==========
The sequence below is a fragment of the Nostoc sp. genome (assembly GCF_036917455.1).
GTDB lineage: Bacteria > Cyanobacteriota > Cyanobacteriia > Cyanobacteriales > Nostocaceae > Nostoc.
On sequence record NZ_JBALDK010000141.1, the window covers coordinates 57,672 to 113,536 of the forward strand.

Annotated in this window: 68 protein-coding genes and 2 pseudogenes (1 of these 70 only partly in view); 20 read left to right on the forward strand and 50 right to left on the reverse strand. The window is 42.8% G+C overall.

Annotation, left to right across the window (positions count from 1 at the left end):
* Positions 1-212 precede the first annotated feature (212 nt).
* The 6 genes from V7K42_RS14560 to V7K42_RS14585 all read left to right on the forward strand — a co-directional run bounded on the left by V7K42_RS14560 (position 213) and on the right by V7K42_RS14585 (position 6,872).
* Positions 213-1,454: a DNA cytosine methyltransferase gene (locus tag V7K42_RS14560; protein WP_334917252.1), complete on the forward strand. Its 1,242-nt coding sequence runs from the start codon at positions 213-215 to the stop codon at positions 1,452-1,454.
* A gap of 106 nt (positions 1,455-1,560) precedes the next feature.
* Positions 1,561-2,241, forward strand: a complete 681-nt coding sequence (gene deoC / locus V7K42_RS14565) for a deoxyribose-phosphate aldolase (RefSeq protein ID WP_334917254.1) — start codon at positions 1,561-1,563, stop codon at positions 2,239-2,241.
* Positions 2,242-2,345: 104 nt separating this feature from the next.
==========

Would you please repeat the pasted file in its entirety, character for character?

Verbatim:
The sequence below is a fragment of the Nostoc sp. genome (assembly GCF_036917455.1).
GTDB lineage: Bacteria > Cyanobacteriota > Cyanobacteriia > Cyanobacteriales > Nostocaceae > Nostoc.
On sequence record NZ_JBALDK010000141.1, the window covers coordinates 57,672 to 113,536 of the forward strand.

Annotated in this window: 68 protein-coding genes and 2 pseudogenes (1 of these 70 only partly in view); 20 read left to right on the forward strand and 50 right to left on the reverse strand. The window is 42.8% G+C overall.

Annotation, left to right across the window (positions count from 1 at the left end):
* Positions 1-212 precede the first annotated feature (212 nt).
* The 6 genes from V7K42_RS14560 to V7K42_RS14585 all read left to right on the forward strand — a co-directional run bounded on the left by V7K42_RS14560 (position 213) and on the right by V7K42_RS14585 (position 6,872).
* Positions 213-1,454: a DNA cytosine methyltransferase gene (locus tag V7K42_RS14560; protein WP_334917252.1), complete on the forward strand. Its 1,242-nt coding sequence runs from the start codon at positions 213-215 to the stop codon at positions 1,452-1,454.
* A gap of 106 nt (positions 1,455-1,560) precedes the next feature.
* Positions 1,561-2,241, forward strand: a complete 681-nt coding sequence (gene deoC / locus V7K42_RS14565) for a deoxyribose-phosphate aldolase (RefSeq protein ID WP_334917254.1) — start codon at positions 1,561-1,563, stop codon at positions 2,239-2,241.
* Positions 2,242-2,345: 104 nt separating this feature from the next.